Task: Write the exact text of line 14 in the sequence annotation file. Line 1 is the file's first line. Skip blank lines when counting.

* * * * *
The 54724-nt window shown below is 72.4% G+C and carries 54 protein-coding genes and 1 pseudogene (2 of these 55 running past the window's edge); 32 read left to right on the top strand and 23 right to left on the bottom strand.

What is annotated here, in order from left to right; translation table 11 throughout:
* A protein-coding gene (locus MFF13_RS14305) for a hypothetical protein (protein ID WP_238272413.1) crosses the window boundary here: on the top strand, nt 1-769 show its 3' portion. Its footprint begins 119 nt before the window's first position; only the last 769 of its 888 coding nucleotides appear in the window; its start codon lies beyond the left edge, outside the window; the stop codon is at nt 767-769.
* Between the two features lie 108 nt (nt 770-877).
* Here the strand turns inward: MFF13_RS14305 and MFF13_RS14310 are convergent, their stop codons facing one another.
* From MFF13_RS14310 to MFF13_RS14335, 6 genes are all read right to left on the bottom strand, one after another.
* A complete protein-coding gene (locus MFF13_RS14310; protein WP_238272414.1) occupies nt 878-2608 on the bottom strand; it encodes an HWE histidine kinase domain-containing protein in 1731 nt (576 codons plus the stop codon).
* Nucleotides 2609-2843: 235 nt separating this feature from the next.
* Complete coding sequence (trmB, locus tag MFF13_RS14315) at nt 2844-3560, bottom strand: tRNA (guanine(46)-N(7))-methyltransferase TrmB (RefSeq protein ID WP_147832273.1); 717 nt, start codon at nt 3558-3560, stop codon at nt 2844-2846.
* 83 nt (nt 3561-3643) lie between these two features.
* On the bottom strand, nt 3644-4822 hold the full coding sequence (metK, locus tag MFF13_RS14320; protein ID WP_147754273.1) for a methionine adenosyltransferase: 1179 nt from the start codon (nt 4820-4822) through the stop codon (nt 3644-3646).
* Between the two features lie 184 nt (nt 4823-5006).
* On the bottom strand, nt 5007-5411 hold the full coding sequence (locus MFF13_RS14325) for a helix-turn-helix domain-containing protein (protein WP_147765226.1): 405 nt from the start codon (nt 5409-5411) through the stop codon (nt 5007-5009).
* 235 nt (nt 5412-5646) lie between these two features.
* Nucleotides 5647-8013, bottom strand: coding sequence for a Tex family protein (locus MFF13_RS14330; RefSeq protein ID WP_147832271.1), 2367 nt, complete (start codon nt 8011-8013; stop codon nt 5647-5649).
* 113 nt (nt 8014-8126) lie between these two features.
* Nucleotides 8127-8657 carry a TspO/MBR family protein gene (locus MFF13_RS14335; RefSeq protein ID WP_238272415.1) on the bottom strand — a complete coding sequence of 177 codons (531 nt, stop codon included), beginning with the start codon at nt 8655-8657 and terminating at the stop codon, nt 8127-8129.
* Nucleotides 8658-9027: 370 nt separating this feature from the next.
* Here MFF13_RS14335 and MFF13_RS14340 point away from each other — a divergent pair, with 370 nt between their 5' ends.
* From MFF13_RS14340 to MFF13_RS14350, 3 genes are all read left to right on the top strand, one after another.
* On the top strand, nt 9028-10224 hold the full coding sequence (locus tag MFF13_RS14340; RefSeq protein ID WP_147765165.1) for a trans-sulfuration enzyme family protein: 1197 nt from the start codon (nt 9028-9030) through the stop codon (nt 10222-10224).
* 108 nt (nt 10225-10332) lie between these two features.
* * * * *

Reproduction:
* 235 nt (nt 5412-5646) lie between these two features.